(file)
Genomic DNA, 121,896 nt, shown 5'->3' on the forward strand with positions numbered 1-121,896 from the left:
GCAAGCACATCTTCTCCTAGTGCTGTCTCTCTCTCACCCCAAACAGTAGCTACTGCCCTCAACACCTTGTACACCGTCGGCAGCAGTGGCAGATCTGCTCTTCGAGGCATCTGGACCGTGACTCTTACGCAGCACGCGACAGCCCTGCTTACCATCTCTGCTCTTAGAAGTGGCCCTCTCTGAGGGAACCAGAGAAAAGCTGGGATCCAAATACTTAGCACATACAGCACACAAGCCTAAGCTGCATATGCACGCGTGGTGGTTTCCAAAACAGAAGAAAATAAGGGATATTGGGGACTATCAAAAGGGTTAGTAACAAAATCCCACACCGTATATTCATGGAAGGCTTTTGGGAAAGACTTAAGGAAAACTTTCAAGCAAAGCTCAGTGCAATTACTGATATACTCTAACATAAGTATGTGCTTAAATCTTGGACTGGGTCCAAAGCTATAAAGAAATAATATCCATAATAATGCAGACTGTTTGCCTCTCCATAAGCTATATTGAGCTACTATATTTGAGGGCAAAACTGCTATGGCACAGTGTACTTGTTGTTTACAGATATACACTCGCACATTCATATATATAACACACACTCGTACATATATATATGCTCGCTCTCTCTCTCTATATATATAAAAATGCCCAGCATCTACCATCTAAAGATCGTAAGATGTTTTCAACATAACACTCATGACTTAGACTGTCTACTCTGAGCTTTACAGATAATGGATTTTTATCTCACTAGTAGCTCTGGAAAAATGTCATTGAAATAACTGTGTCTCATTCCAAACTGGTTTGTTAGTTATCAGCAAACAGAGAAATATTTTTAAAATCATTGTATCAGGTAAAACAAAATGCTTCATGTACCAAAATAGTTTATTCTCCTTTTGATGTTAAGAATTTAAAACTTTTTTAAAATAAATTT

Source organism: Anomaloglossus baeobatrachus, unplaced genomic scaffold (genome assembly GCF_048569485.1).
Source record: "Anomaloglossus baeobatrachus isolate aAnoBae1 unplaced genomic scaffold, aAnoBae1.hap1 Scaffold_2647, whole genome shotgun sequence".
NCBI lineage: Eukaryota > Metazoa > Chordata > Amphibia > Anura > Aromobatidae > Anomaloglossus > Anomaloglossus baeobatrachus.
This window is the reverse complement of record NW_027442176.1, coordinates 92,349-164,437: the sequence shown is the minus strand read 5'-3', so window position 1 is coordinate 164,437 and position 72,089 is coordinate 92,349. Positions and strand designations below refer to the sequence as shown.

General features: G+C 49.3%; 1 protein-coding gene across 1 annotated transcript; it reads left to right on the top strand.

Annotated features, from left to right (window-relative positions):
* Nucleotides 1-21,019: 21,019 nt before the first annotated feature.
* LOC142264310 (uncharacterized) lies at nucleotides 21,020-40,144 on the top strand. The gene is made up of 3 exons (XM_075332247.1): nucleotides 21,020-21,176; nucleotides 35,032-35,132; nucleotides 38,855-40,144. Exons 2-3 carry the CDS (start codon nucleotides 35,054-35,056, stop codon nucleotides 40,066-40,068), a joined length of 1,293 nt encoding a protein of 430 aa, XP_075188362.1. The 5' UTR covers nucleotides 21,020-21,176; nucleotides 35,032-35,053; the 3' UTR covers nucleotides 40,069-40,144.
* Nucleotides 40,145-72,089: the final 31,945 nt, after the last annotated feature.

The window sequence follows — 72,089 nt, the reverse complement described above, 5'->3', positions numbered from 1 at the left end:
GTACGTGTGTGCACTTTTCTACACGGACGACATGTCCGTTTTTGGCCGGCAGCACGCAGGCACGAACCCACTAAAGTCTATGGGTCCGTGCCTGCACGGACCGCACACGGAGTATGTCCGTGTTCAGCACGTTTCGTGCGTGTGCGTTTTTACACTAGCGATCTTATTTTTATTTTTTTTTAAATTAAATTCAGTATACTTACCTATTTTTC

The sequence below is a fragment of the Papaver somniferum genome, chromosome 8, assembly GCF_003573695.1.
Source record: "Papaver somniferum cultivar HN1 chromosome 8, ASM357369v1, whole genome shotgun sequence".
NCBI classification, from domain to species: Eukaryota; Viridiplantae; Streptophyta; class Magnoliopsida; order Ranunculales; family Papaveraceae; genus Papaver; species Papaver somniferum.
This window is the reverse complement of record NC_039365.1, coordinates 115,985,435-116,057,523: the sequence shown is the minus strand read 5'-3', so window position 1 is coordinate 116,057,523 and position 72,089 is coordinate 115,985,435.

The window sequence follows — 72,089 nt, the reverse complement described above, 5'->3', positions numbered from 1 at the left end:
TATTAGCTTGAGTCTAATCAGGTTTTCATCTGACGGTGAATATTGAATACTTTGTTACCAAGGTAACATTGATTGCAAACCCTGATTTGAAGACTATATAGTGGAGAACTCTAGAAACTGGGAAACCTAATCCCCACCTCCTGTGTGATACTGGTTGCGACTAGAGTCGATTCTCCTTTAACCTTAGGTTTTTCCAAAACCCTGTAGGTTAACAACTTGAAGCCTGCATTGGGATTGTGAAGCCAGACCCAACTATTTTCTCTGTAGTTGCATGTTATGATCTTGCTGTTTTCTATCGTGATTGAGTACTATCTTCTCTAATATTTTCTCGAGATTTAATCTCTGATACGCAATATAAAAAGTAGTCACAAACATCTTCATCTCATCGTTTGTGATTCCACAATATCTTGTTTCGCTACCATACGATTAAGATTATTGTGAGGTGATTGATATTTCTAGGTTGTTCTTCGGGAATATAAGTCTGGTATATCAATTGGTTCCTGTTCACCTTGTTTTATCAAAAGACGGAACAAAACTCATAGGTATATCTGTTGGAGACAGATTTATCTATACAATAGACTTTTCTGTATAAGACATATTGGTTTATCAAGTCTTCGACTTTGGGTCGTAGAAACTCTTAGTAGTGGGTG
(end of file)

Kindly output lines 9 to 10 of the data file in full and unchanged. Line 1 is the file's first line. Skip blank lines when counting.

* Nucleotides 1-21,019: 21,019 nt before the first annotated feature.
* LOC142264310 (uncharacterized) lies at nucleotides 21,020-40,144 on the top strand. The gene is made up of 3 exons (XM_075332247.1): nucleotides 21,020-21,176; nucleotides 35,032-35,132; nucleotides 38,855-40,144. Exons 2-3 carry the CDS (start codon nucleotides 35,054-35,056, stop codon nucleotides 40,066-40,068), a joined length of 1,293 nt encoding a protein of 430 aa, XP_075188362.1. The 5' UTR covers nucleotides 21,020-21,176; nucleotides 35,032-35,053; the 3' UTR covers nucleotides 40,069-40,144.